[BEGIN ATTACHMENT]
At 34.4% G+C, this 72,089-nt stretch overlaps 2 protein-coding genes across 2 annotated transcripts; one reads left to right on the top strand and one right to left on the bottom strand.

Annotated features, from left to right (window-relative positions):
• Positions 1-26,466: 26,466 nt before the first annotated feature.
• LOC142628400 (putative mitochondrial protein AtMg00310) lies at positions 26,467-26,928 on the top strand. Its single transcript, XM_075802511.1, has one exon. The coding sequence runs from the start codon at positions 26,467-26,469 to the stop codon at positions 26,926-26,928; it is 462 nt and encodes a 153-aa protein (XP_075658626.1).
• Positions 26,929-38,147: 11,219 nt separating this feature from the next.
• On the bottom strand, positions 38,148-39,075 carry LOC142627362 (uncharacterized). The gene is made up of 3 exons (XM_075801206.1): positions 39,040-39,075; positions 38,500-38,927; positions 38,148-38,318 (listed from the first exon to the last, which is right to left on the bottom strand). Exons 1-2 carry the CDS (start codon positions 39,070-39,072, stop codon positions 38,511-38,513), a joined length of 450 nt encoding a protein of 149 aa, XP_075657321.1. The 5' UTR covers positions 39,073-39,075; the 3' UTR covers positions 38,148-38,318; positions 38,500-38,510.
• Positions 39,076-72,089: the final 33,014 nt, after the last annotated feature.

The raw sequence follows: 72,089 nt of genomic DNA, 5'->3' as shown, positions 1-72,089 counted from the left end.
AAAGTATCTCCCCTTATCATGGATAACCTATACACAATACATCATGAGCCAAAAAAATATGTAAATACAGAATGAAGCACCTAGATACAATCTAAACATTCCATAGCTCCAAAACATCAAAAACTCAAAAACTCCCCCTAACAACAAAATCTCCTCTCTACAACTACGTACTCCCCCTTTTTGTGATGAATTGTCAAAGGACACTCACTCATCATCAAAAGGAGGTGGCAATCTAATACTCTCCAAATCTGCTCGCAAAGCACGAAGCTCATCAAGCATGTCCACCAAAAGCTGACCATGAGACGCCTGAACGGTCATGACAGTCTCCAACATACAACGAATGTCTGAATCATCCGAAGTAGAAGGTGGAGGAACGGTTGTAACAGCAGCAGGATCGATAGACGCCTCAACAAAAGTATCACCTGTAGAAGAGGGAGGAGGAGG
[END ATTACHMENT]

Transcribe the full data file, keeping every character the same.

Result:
At 34.4% G+C, this 72,089-nt stretch overlaps 2 protein-coding genes across 2 annotated transcripts; one reads left to right on the top strand and one right to left on the bottom strand.

Annotated features, from left to right (window-relative positions):
• Positions 1-26,466: 26,466 nt before the first annotated feature.
• LOC142628400 (putative mitochondrial protein AtMg00310) lies at positions 26,467-26,928 on the top strand. Its single transcript, XM_075802511.1, has one exon. The coding sequence runs from the start codon at positions 26,467-26,469 to the stop codon at positions 26,926-26,928; it is 462 nt and encodes a 153-aa protein (XP_075658626.1).
• Positions 26,929-38,147: 11,219 nt separating this feature from the next.
• On the bottom strand, positions 38,148-39,075 carry LOC142627362 (uncharacterized). The gene is made up of 3 exons (XM_075801206.1): positions 39,040-39,075; positions 38,500-38,927; positions 38,148-38,318 (listed from the first exon to the last, which is right to left on the bottom strand). Exons 1-2 carry the CDS (start codon positions 39,070-39,072, stop codon positions 38,511-38,513), a joined length of 450 nt encoding a protein of 149 aa, XP_075657321.1. The 5' UTR covers positions 39,073-39,075; the 3' UTR covers positions 38,148-38,318; positions 38,500-38,510.
• Positions 39,076-72,089: the final 33,014 nt, after the last annotated feature.

The raw sequence follows: 72,089 nt of genomic DNA, 5'->3' as shown, positions 1-72,089 counted from the left end.
AAAGTATCTCCCCTTATCATGGATAACCTATACACAATACATCATGAGCCAAAAAAATATGTAAATACAGAATGAAGCACCTAGATACAATCTAAACATTCCATAGCTCCAAAACATCAAAAACTCAAAAACTCCCCCTAACAACAAAATCTCCTCTCTACAACTACGTACTCCCCCTTTTTGTGATGAATTGTCAAAGGACACTCACTCATCATCAAAAGGAGGTGGCAATCTAATACTCTCCAAATCTGCTCGCAAAGCACGAAGCTCATCAAGCATGTCCACCAAAAGCTGACCATGAGACGCCTGAACGGTCATGACAGTCTCCAACATACAACGAATGTCTGAATCATCCGAAGTAGAAGGTGGAGGAACGGTTGTAACAGCAGCAGGATCGATAGACGCCTCAACAAAAGTATCACCTGTAGAAGAGGGAGGAGGAGG